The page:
People are so poor they cannot afford to bury dead relatives. With more than 5,000 people a week dying of AIDS, and a rising overall mortality rate, Zimbabwe has no place to put the corpses. The morgue at Harare Central Hospital was designed for 164 corpses; it now holds nearly 600, with bodies piled on top of each other everywhere. Cremation would help, but Harare’s one crematorium ran out of fuel for its furnaces last June. [Angus Shaw, Full Morgues Reflect Zimbabwe’s Plight, AP, Aug. 10, 2003.]
Man’s Best Entrée
Unlike many of their countrymen and Asian neighbors, the citizens of Phnom Penh, Cambodia, frown on eating dogs. Until recently, diners had to ask quietly for “special meat” or “jogging cow” in restaurants. Phnom Penh governor Kep Chuktema thinks a change in diet would solve the city’s burgeoning stray dog problem. “Come on, dog meat is so delicious,” he says. “The Vietnamese and Koreans love to eat dog meat.” Cambodians, he adds, “don’t have wine, but poor people can enjoy their dog meat with palm juice wine.” [Eat More Dogs, Cambodians Urged, Reuters, Sept. 13, 2003.]
We reprint the following news item:
DENVER — A federal appeals court has decided that a New Mexico church’s use of hallucinogenic tea is likely to be protected under freedom of religion laws.
The 10th Circuit Court of Appeals in Denver upheld a preliminary injunction against the US attorney general, Drug Enforcement Administration, and other government agencies that sought to prohibit use of hoasca tea by Brazil’s O Centro Espirita Beneficiente Uniao do Vegetal church, whose US operations are based in Santa Fe, N.M.
The appeals court agreed with a lower court that the church has shown substantial likelihood of success in winning exemption for sacramental use of the tea, which contains a drug from plants found in the Amazon River basin and barred by the Controlled Substances Act.
[Hallucinogenic Tea May Get Religious Exemption, Los Angeles Times, Sept. 13, 2003.]
In Rochester, New York, during a broadcast, WHAM radio talk show host Bob Lonsberry compared Mayor William Johnson, who is black, to an orangutan. Mr. Lonsberry isn’t being fired but may wish he had been. He was suspended from broadcasting for a week, had to apologize publicly, and must undergo “diversity training.” [Lonsberry to Take Training, Democrat and Chronicle (Rochester), Sept. 26, 2003, p.1B.]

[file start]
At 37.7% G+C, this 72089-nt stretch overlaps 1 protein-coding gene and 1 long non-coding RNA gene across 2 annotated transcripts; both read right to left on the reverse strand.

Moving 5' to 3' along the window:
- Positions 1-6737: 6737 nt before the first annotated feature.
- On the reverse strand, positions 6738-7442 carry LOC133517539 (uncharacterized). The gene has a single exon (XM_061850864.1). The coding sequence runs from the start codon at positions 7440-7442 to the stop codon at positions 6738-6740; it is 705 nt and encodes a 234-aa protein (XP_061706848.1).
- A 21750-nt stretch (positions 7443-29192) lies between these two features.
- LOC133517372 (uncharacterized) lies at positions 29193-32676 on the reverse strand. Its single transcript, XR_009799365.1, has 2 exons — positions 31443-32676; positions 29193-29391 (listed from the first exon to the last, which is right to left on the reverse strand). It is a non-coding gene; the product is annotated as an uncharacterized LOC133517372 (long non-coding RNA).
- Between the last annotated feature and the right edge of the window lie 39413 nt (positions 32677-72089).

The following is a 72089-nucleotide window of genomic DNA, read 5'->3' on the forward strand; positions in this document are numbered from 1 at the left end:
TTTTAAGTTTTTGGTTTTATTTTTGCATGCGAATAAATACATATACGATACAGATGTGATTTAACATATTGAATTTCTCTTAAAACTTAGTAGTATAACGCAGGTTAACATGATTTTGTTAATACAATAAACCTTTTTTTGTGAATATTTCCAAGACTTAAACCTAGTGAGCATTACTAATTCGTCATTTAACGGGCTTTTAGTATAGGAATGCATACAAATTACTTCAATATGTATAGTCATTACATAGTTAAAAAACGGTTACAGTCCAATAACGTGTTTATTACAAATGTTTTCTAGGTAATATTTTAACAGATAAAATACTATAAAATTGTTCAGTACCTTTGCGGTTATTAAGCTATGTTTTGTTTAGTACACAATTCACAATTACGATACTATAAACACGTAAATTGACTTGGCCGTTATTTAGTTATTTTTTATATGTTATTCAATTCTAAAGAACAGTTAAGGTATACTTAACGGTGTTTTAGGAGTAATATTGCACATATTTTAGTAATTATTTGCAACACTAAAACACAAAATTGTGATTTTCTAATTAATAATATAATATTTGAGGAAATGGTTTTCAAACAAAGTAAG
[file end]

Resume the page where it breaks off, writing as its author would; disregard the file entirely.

The Right Approach
Israel has an estimated 300,000 foreign workers — mostly from China, Thailand, the Philippines, Turkey, Romania, and Africa — only a third of whom have work permits. With the country in a three-year recession and unemployment at 10.6 percent, the government wants them out. Industry, Trade and Labor Minister Ehud Olmert says, “The damage caused by foreign workers to the Israeli economy is greater than any other damage,” and Finance Minister Benjamin Netanyahu calls them a “cancer.” The government is serious. It has started raiding the homes of people who hire illegal foreign household help — and broadcasting the raids on television.
Illegals are getting the message: 60,000 have voluntarily left Israel during the year, far more than the 17,000 who have been deported. “Our target till the end of the year is to have 80,000 leave,” says spokesman Rafi Yaffa. The government of Ariel Sharon is ignoring protests from “human rights” groups, and fines people who knowingly hire illegals. [Tova Cohen, Recession-Hit Israel Expelling Foreign Workers, Reuters, Sept. 16, 2003.]
‘Great White Hope’
Last year, Sandy Trammel, who is white, taught fourth grade at overwhelmingly black West Riviera Elementary School in Riviera Beach, Florida. West Riviera’s scores on the Florida Comprehensive Assessment Test were so bad the school was rated “F.” Mrs. Trammel’s class was typical: Of her 20 students, only three read at grade level and four couldn’t read at all. During the year, Mrs. Trammel’s students improved so dramatically she won $10,000 for helping West Riviera move from “F” to “C.” The school district made her a “peer assistance teacher,” who was to help colleagues improve their teaching. The Palm Beach Post featured Mrs. Trammel in a big story in June.
Blacks didn’t like the hoopla. As a former West Riviera student wrote in a letter to the Post, they thought the story “painted a picture of the ‘Great White Hope’ coming to save poor dumb black children.”